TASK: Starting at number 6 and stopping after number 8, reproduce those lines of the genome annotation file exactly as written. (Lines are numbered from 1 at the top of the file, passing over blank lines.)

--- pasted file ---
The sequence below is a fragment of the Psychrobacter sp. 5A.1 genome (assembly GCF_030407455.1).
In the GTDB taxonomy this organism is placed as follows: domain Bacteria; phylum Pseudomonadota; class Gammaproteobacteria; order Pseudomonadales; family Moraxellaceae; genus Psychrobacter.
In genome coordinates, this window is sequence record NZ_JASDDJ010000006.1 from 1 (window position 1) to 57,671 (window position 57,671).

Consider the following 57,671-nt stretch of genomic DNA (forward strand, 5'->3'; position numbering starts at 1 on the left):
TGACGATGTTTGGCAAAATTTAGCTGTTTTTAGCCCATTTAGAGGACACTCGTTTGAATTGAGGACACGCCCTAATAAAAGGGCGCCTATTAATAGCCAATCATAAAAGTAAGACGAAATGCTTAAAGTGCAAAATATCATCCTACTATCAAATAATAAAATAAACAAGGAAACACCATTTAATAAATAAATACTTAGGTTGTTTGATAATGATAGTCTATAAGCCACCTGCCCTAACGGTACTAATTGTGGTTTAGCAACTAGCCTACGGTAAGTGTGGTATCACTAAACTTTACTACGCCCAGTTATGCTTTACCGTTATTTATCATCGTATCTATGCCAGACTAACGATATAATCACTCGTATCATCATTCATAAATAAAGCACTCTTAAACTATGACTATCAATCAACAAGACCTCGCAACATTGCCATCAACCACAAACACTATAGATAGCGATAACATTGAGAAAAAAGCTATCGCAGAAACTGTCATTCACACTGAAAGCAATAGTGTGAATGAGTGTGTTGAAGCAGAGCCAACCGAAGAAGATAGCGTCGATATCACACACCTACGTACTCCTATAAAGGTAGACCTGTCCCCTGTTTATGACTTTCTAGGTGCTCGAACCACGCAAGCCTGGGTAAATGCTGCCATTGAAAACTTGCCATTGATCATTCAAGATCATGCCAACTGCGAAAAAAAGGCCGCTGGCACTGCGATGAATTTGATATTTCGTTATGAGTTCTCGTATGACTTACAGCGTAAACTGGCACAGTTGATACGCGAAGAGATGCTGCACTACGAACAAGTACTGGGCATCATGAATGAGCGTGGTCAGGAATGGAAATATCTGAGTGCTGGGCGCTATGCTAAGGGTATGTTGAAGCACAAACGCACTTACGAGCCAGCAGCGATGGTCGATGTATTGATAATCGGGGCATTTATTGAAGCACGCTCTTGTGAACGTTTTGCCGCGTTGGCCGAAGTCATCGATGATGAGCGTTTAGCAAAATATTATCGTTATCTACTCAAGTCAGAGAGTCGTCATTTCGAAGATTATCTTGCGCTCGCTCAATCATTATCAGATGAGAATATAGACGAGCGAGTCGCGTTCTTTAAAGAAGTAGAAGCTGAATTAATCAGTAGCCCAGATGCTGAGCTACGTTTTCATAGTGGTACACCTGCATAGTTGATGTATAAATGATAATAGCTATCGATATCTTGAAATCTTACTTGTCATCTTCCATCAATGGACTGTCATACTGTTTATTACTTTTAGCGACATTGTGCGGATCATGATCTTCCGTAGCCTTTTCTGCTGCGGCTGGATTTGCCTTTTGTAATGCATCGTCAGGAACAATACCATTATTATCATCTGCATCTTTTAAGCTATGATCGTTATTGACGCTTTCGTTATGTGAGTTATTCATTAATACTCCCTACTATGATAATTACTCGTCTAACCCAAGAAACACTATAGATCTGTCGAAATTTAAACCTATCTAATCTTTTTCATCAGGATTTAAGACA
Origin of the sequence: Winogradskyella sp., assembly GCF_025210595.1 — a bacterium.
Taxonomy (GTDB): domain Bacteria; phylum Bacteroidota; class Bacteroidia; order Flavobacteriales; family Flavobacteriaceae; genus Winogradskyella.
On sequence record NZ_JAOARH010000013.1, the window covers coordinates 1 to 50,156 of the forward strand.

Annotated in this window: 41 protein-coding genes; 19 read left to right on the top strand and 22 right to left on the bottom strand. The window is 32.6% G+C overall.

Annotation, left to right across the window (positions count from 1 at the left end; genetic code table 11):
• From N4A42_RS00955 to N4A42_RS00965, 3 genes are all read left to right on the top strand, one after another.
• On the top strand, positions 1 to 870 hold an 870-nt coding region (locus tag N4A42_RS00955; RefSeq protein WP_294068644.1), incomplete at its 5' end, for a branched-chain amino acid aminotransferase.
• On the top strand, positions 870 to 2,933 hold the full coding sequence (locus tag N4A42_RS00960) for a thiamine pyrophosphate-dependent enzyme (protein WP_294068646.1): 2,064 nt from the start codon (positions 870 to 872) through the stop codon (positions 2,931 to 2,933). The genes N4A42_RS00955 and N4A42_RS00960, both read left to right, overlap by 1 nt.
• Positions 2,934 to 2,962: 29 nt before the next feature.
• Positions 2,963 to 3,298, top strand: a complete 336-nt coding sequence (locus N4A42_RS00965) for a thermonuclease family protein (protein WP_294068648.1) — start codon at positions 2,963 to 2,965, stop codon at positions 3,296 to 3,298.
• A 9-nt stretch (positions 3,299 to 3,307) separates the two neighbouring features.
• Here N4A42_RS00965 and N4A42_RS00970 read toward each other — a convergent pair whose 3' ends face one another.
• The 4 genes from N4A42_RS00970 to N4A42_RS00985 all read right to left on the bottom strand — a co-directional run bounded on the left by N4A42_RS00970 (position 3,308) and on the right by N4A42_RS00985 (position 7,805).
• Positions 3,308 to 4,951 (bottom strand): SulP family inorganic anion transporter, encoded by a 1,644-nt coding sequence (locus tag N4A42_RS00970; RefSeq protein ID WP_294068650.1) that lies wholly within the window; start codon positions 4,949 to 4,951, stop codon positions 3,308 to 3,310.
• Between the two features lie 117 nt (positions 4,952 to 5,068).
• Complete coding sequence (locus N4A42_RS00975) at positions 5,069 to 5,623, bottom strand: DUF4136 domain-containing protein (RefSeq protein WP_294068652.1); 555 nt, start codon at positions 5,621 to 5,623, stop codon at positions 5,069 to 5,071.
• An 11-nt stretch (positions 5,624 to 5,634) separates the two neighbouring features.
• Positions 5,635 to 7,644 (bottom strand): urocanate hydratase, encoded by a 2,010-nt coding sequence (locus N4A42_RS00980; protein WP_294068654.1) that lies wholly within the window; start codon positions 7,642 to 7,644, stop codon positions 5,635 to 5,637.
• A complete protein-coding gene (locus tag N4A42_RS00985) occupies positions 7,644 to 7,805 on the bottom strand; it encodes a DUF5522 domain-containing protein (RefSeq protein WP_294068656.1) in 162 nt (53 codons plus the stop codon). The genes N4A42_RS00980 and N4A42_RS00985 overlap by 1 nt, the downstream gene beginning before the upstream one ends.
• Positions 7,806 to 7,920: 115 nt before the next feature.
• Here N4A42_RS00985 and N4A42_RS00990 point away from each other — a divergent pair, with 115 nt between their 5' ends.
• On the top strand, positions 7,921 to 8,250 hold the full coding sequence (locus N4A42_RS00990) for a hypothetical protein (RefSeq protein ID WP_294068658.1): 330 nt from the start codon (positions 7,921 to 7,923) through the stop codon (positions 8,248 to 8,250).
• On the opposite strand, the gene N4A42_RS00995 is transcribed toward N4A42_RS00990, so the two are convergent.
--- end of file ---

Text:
Origin of the sequence: Winogradskyella sp., assembly GCF_025210595.1 — a bacterium.
Taxonomy (GTDB): domain Bacteria; phylum Bacteroidota; class Bacteroidia; order Flavobacteriales; family Flavobacteriaceae; genus Winogradskyella.
On sequence record NZ_JAOARH010000013.1, the window covers coordinates 1 to 50,156 of the forward strand.